Implications from Current Studies2016-09-21T00:12:17+00:00

Implications from Current Studies

Gary Hayward, (JH and NEHL)

The major implications and interpretations from the following current genetic research findings on elephant herpesviruses are that:

  1. There are different sets of multiple distinct species and subtypes of EEHVs and EGHVs that naturally infect either Asian or African elephants, most of which are non-pathogenic and are harbored in a quiescent “latent” state, but reactivate periodically as localized lung or skin nodules, or in saliva and trunk wash secretions.
  2. Both of the pathogenic EEHV1A and EEHV1B subtypes that have caused most cases of the acute systemic hemorrhagic disease in European and North American zoos, also appear likely to be ubiquitous and latent in wild Asian elephant populations, as well as in most wild-born adult captive Asian elephants.
  3. Prior infection of an Asian elephant calf with either EEHV1A or EEHV1B (whether symptomatic or asymptomatic) evidently does not protect against subsequent infection with the other subtype, but it may elicit sufficient immune responses to protect against disease.
  4. However, infection with one strain of either the EEHV1A or EEHV1B subtype probably does provide immune protection against subsequent infection with another strain of that same subtype.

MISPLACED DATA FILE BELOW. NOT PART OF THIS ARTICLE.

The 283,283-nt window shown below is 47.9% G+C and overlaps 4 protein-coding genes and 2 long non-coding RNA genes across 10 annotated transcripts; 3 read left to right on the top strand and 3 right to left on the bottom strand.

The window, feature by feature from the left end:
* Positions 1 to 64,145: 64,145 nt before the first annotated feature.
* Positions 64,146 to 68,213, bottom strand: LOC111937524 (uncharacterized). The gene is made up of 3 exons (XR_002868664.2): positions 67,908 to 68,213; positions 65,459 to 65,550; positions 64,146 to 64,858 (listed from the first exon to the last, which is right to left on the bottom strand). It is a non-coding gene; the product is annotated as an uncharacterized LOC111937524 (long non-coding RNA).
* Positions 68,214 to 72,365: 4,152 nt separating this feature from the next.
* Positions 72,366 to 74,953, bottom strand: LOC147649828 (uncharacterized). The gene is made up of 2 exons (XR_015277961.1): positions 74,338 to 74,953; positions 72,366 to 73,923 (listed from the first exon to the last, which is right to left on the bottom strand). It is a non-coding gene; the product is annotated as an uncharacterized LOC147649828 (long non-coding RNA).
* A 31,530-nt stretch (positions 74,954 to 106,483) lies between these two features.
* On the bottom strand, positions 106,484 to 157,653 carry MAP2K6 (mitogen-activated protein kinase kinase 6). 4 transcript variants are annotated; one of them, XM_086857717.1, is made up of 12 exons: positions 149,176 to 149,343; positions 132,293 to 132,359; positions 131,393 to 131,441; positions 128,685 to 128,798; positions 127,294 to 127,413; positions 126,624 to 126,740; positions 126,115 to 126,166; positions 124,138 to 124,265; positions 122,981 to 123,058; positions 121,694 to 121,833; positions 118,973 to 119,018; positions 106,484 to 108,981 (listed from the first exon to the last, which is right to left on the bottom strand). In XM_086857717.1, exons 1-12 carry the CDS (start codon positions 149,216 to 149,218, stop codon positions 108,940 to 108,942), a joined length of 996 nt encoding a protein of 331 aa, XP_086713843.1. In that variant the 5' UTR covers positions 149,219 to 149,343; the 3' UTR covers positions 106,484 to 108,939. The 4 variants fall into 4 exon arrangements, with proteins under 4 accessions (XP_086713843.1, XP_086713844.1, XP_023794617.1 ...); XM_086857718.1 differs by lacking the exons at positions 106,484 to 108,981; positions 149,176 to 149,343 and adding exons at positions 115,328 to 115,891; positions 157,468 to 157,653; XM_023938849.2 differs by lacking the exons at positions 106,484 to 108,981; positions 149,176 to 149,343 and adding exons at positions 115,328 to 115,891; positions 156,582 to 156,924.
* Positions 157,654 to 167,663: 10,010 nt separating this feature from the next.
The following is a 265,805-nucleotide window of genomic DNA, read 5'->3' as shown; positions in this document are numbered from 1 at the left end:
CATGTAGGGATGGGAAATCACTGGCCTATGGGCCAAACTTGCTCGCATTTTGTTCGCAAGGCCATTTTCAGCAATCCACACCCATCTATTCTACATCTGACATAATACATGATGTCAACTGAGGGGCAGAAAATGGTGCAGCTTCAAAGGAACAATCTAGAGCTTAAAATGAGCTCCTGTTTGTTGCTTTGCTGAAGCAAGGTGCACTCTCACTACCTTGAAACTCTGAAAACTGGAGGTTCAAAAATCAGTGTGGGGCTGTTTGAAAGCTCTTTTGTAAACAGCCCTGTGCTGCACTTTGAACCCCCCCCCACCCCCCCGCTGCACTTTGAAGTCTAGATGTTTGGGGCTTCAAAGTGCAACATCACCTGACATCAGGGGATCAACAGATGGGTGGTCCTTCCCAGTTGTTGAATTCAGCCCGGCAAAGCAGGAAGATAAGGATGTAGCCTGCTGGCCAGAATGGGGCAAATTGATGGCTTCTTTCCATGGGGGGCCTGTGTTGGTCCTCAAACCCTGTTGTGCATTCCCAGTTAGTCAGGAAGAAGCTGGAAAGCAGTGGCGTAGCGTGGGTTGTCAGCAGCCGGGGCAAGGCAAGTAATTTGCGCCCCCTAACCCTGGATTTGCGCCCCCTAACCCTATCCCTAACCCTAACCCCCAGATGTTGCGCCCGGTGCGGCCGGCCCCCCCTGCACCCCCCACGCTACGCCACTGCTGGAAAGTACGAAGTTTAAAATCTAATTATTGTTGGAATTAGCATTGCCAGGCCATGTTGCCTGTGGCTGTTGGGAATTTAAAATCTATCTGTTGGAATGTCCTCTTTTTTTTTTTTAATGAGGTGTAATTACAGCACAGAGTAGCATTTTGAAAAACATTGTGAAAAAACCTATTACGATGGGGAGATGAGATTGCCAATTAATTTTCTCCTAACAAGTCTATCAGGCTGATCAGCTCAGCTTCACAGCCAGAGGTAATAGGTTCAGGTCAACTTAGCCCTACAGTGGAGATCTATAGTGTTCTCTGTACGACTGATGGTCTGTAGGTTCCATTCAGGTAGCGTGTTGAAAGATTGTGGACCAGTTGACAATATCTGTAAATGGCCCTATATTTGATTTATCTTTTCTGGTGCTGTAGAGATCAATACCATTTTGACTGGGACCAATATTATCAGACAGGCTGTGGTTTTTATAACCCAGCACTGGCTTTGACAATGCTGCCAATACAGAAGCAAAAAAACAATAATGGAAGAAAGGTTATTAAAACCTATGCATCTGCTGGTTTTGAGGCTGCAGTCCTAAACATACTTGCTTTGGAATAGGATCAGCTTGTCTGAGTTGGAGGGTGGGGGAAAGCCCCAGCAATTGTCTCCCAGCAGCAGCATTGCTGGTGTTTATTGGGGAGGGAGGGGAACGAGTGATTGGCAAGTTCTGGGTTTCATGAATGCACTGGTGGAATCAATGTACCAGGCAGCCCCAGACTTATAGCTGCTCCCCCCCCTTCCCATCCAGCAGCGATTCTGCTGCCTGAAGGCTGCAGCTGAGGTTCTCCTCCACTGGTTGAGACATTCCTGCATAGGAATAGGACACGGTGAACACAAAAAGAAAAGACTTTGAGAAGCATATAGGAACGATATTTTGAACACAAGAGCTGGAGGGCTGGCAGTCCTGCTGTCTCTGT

5. Factors that influence whether primary infection of a naïve Asian elephant calf leads to systemic disease or is asymptomatic, may include the timing of the primary transmission event relative to which particular other species or subtypes of EEHV the calf has already been exposed to (or not), including EEHV4 and EEHV5, and the age and weaning status of the calf as it pertains to levels of maternal antibodies.
  6. Although they cannot be ruled out, there is no compelling reason at present to suspect that inherited host genetic resistance, nor specific “pathogenic strains” of EEHV1A play any significant roles here, beyond the fact that EEHV1A>EEHV1B are apparently far more pathogenic in Asian elephant calves than are any of the other EEHV types.

Clearly, it is not yet known just why about 20% of Asian elephant calves are susceptible to devastating hemorrhagic disease upon primary infections with EEHV1 especially, whereas African elephant calves and the other 80% of Asians do not seem to have problems coping with their EEHV infections. As implied above, the timing and order of infections by the other EEHV species and levels of immune response to them seem likely to be important factors, and the simplistic notion of preventing infections is not likely to be either feasible or desirable. Similarly, the extent to which this disease is occurring currently in wild Asian elephant populations, and whether or not it is a newly emerging or ancient impediment to the long-term breeding success and survival of this highly endangered flag-ship species need to be determined. Much more research is required to evaluate what intervention steps might be possible and appropriate.